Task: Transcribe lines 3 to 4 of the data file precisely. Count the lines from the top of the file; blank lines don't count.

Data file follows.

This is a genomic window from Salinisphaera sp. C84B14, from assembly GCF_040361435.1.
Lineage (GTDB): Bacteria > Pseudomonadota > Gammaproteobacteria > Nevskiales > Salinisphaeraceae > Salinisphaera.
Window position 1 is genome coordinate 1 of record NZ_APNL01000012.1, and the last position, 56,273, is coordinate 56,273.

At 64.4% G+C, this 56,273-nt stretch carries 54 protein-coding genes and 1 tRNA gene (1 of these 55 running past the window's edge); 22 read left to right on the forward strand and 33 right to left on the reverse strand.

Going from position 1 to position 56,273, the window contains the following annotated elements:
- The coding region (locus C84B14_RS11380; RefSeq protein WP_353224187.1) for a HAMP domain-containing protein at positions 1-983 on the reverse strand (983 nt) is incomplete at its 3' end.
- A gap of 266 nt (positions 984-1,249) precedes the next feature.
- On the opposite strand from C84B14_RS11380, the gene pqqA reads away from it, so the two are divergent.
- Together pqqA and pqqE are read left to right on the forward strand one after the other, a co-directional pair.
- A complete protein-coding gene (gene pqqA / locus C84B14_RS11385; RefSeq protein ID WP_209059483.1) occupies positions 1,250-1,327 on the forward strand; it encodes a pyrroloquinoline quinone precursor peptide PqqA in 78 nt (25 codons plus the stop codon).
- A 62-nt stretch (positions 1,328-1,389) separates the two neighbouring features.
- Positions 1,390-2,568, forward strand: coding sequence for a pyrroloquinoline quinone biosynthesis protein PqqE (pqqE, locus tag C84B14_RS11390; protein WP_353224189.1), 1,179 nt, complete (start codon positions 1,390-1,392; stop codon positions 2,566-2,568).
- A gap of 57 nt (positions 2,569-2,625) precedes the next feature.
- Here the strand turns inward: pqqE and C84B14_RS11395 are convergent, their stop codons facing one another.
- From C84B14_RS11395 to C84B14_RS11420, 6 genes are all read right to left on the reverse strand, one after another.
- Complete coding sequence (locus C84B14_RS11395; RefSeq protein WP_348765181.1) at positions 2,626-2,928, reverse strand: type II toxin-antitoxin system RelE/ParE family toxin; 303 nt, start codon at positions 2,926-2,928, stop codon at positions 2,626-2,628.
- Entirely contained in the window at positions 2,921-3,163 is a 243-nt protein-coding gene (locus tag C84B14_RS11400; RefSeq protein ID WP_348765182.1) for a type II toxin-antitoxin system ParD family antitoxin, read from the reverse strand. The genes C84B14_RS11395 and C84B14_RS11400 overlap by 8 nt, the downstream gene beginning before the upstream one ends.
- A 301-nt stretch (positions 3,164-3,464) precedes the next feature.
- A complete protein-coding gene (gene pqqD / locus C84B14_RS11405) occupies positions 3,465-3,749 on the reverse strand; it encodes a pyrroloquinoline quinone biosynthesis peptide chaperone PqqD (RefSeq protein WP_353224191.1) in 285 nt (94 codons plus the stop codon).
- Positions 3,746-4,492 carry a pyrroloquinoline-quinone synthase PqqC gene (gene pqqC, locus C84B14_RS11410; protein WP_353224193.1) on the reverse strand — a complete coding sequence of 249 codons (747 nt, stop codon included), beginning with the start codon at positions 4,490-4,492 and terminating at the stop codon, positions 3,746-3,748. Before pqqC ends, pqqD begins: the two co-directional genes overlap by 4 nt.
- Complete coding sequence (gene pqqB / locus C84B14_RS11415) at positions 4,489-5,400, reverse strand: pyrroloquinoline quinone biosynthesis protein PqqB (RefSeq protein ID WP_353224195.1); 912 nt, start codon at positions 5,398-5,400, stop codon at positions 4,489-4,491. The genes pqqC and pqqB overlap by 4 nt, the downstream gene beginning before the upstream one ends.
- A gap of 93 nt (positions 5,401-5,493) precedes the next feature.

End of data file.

Window position 1 is genome coordinate 1 of record NZ_APNL01000012.1, and the last position, 56,273, is coordinate 56,273.

At 64.4% G+C, this 56,273-nt stretch carries 54 protein-coding genes and 1 tRNA gene (1 of these 55 running past the window's edge); 22 read left to right on the forward strand and 33 right to left on the reverse strand.